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Sunday 21 January 2018

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LINK proposes free ATM funding shake-up

Written by Chris Lemmon
01/11/2017

Cash machine network LINK is proposing to reduce its interchange fee, but the plan has been criticised for potentially cutting the number of free-to-use ATMs in the UK.

LINK is consulting its members and the LINK Consumer Council on proposals to reduce the level of interchange - the fee paid by card issuers (banks and building societies) to ATM operators - by up to 20 per cent.

However, the move has been heavily criticised by an industry association for its potential to cause a reduction in the number of ATM machines.

Ron Delnevo, executive director Europe of the ATM Industry Association, said: “Make no mistake, the proposed reductions in LINK Interchange may well lead to a vast reduction in free access to cash for British citizens and businesses.

“Any money saved by a tiny number of banks, which some estimates put at tens of millions of pounds each year, will effectively be at the expense of already hard pressed consumers. This when ATM costs in the UK are already amongst the lowest in the world.

“An unwarranted shake-up of Link, an ATM network admired around the planet, will hit the most hard-up the heaviest – particularly the millions of people who rely on cash for day-to-day budgeting. At the same time, businesses located in communities without access to cash will lose customers to bigger city centres.”

The LINK proposals include:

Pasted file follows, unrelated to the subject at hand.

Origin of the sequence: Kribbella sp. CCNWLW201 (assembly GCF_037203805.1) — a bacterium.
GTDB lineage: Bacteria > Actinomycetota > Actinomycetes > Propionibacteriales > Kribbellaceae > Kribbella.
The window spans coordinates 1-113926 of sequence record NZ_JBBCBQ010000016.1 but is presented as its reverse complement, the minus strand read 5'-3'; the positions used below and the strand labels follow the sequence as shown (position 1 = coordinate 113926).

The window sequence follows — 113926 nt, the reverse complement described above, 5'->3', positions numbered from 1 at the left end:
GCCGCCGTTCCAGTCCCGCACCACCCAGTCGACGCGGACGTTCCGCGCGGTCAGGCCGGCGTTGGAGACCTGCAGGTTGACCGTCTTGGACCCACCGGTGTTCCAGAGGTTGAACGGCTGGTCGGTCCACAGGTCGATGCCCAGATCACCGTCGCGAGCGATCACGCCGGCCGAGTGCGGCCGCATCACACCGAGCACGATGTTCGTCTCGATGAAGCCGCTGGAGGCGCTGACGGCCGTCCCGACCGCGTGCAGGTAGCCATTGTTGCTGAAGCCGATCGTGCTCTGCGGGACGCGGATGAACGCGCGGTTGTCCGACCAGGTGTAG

• A 20 per cent reduction in interchange rates over the next four years, from around 25p to 20p per withdrawal. This will retain an extensive network of free ATMs for consumers, whilst avoiding the growth in ATM numbers that has occurred over recent years, despite declining consumer demand for cash for payments.

• The proposed reduction in interchange of five per cent per year is intended to give ATM operators the opportunity to reduce their costs through efficiencies and minimise any reduction in ATM numbers.

• Boosting LINK’s Financial Inclusion Programme to maintain extensive free access to cash for all in the UK. This builds on existing measures that ensure provision of ATMs in deprived communities, where demand would not otherwise make one viable.

• Maintaining the present geographical spread of ATMs, with any reduction in the number of ATMs intended to be in areas where there are currently multiple ATMs very close together. Around 80 per cent of free-to-use ATMs currently are within 300 metres of another free-to-use machine.

LINK has pointed out that the number of cash machines in the UK is currently at near record levels, with more than 70,000 ATMs across the country, around 80 per cent of which are free-to-use.

LINK’s CEO John Howells commented: “LINK is committed to maintaining an extensive network of free-to-use cash machines. Free access to cash is vital for UK consumers and LINK intends to maintain this for many years to come.”



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